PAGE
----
SEC Rulemaking Agenda for Hedge Fund Registration

Timeline for Proposed & Final Manager Registration Rules Released

The Dodd-Frank bill requires the SEC and CFTC to propose and promulgate final rules with respect to a number of important areas for investment managers.   As we have seen, significant time has already been devoted to trying to develop a framework for OTC derivatives clearing.  Over the next couple of months, however, hedge fund and private equity fund managers will begin to see how the registration and hedge fund compliance process will proceed under the new laws and regulations.

The SEC has released a timeline for implementing the provisions under Dodd-Frank.  While the SEC discusses a number of the major rule making initiatives, below we have only reprinted the items relating to investment adviser registration.  We have also provided some of our thoughts on these items.  [Note: section numbers reference the Dodd-Frank act.]



§409: Propose rules defining “family office”

This definition will be important because “family offices” are not required to register as investment advisers with the SEC.  Family offices which manage the assets of numerous families will need to pay special attention to the proposed rule because it is possible that the SEC may not provide such offices with an exemption or exclusion from the registration provisions.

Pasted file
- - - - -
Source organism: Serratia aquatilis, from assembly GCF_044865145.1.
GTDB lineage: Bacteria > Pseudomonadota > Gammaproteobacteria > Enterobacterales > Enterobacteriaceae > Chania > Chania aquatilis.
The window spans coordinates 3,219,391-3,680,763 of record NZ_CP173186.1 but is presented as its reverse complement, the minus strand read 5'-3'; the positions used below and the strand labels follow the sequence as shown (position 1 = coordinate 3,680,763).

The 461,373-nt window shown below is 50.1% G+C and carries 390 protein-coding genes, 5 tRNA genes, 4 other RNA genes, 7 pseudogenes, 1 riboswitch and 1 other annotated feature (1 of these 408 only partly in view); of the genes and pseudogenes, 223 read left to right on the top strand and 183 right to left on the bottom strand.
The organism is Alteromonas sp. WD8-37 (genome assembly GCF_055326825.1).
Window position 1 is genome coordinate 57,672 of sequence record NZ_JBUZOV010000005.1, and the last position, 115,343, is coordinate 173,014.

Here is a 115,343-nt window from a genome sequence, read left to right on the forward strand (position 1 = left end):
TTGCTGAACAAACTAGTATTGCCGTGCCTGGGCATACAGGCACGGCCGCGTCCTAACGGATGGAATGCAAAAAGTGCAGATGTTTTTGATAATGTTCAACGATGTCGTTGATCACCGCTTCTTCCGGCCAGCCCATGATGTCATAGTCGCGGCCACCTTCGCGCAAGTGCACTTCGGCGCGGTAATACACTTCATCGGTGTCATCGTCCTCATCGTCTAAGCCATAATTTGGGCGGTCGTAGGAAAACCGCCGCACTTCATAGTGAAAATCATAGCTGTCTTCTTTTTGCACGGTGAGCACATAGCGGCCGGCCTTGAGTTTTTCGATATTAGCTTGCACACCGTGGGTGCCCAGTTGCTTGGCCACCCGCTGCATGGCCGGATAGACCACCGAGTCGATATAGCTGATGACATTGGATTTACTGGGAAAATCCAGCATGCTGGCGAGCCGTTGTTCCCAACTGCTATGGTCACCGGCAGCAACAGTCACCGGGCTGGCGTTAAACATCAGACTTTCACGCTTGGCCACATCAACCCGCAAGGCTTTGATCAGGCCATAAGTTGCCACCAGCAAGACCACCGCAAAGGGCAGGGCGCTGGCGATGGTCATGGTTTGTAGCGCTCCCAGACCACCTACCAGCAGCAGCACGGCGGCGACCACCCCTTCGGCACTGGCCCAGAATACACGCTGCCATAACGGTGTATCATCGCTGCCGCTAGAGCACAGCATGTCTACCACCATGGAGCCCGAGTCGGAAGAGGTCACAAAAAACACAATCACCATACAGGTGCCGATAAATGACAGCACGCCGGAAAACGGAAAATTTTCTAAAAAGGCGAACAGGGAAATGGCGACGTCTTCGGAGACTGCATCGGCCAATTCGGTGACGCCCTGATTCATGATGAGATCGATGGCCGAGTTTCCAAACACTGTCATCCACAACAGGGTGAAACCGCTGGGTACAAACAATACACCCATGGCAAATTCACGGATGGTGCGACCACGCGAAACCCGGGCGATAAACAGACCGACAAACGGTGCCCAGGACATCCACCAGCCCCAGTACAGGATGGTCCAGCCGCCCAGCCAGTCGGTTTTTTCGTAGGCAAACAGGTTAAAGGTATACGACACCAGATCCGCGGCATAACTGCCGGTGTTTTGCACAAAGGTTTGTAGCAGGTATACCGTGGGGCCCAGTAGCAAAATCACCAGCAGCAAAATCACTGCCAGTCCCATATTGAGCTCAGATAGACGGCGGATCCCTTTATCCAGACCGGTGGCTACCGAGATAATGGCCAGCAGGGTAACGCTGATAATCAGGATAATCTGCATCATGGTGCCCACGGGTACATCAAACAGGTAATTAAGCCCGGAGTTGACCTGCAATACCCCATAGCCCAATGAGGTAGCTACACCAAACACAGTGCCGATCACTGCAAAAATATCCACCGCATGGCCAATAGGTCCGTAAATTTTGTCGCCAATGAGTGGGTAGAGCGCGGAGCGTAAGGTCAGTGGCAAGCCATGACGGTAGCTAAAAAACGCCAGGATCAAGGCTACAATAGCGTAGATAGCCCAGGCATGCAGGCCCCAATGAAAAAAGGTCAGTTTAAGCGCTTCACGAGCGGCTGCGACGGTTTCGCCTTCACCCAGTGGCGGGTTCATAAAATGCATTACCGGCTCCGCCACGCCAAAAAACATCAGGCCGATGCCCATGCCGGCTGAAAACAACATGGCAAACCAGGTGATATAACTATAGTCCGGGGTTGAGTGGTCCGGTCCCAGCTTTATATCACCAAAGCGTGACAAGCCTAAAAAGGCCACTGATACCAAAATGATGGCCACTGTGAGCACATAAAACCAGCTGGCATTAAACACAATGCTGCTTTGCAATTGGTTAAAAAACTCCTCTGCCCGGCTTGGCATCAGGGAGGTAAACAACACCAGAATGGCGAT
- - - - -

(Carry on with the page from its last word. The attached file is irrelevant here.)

See SEC Proposes “Family Office” Definition on Hedge Fund Law Blog

Novemeber – December 2010 (planned)

§§407 and 408: Propose rules implementing the exemptions from registration for advisers to venture capital firms and for certain advisers to private funds

Private equity fund advisers are going to be carefully reviewing this provision to see if there is any way to escape SEC registration.  Depending on the scope of the definition of “venture capital,” managers to private equity funds may be able to find a way to fall outside of registration.

§410: Propose rules and changes to forms to implement the transition of mid-sized investment advisers (between $25 and $100 million in assets under management) from SEC to State regulation, as provided in the Act

This will be an important provision for a number of managers who are currently registered with the SEC.  Both the SEC and the states want to see an easy and seemless transition from SEC to state registration and there will need to be significant coordination between the SEC, NASAA, the states and FINRA (which runs the investment adviser registration depository).

§418: Propose rules to adjust the threshold for “qualified client”

Changes to the definition of “qualified client” will require hedge fund managers to revise their fund offering documents.  Additionally, currently unregistered private equity fund managers should note that they will be subject to the qualified client regulations (i.e. performance fees or the carried interest may be charged only to an investors who fall within the definiton of qualified client).  Accordingly, private equity fund managers may need to start thinking about revising their offering documents and/or begin requesting more information from their investors with respect to net worth.

§413: Propose rules to revise the “accredited investor” standard

The SEC has already promulgated guidance with respect to the accredited investor standard which states that an investor’s equity in a primary residence does not count toward the net worth requirement.  It is likely that the proposed rules will mirror the guidance.

§926: Propose rules disqualifying the offer or sale of securities in certain exempt offerings by certain felons and others similarly situated